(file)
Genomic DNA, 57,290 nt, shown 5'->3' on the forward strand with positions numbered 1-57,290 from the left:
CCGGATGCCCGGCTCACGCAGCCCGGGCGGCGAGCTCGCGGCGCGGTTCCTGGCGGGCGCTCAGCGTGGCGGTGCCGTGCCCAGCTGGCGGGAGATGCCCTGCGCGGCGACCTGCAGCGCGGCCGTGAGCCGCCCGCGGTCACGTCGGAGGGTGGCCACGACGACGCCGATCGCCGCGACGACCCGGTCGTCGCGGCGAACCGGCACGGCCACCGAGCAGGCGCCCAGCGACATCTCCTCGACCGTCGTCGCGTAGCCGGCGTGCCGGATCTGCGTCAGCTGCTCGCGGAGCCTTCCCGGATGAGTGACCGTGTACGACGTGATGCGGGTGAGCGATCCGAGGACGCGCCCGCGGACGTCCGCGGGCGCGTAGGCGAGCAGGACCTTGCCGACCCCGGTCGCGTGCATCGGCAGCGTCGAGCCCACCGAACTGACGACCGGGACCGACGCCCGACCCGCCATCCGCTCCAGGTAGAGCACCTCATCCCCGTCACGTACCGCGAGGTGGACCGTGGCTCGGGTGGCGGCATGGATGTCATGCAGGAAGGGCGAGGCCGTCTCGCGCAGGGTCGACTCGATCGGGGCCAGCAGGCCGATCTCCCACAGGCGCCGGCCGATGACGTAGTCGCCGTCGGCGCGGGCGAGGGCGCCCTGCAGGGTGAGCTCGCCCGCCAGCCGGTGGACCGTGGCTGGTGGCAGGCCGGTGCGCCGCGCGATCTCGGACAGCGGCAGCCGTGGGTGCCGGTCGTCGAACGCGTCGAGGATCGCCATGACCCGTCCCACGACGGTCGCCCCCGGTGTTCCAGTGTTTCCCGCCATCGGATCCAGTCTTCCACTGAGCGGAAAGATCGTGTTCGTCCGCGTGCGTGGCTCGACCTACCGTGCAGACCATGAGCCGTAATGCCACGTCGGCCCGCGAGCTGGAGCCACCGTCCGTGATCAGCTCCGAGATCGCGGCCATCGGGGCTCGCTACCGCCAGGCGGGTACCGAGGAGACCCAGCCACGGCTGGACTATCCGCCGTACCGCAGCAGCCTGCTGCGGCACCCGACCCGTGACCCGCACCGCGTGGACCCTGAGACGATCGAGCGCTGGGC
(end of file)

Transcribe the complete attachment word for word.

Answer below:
Genomic DNA, 57,290 nt, shown 5'->3' on the forward strand with positions numbered 1-57,290 from the left:
CCGGATGCCCGGCTCACGCAGCCCGGGCGGCGAGCTCGCGGCGCGGTTCCTGGCGGGCGCTCAGCGTGGCGGTGCCGTGCCCAGCTGGCGGGAGATGCCCTGCGCGGCGACCTGCAGCGCGGCCGTGAGCCGCCCGCGGTCACGTCGGAGGGTGGCCACGACGACGCCGATCGCCGCGACGACCCGGTCGTCGCGGCGAACCGGCACGGCCACCGAGCAGGCGCCCAGCGACATCTCCTCGACCGTCGTCGCGTAGCCGGCGTGCCGGATCTGCGTCAGCTGCTCGCGGAGCCTTCCCGGATGAGTGACCGTGTACGACGTGATGCGGGTGAGCGATCCGAGGACGCGCCCGCGGACGTCCGCGGGCGCGTAGGCGAGCAGGACCTTGCCGACCCCGGTCGCGTGCATCGGCAGCGTCGAGCCCACCGAACTGACGACCGGGACCGACGCCCGACCCGCCATCCGCTCCAGGTAGAGCACCTCATCCCCGTCACGTACCGCGAGGTGGACCGTGGCTCGGGTGGCGGCATGGATGTCATGCAGGAAGGGCGAGGCCGTCTCGCGCAGGGTCGACTCGATCGGGGCCAGCAGGCCGATCTCCCACAGGCGCCGGCCGATGACGTAGTCGCCGTCGGCGCGGGCGAGGGCGCCCTGCAGGGTGAGCTCGCCCGCCAGCCGGTGGACCGTGGCTGGTGGCAGGCCGGTGCGCCGCGCGATCTCGGACAGCGGCAGCCGTGGGTGCCGGTCGTCGAACGCGTCGAGGATCGCCATGACCCGTCCCACGACGGTCGCCCCCGGTGTTCCAGTGTTTCCCGCCATCGGATCCAGTCTTCCACTGAGCGGAAAGATCGTGTTCGTCCGCGTGCGTGGCTCGACCTACCGTGCAGACCATGAGCCGTAATGCCACGTCGGCCCGCGAGCTGGAGCCACCGTCCGTGATCAGCTCCGAGATCGCGGCCATCGGGGCTCGCTACCGCCAGGCGGGTACCGAGGAGACCCAGCCACGGCTGGACTATCCGCCGTACCGCAGCAGCCTGCTGCGGCACCCGACCCGTGACCCGCACCGCGTGGACCCTGAGACGATCGAGCGCTGGGC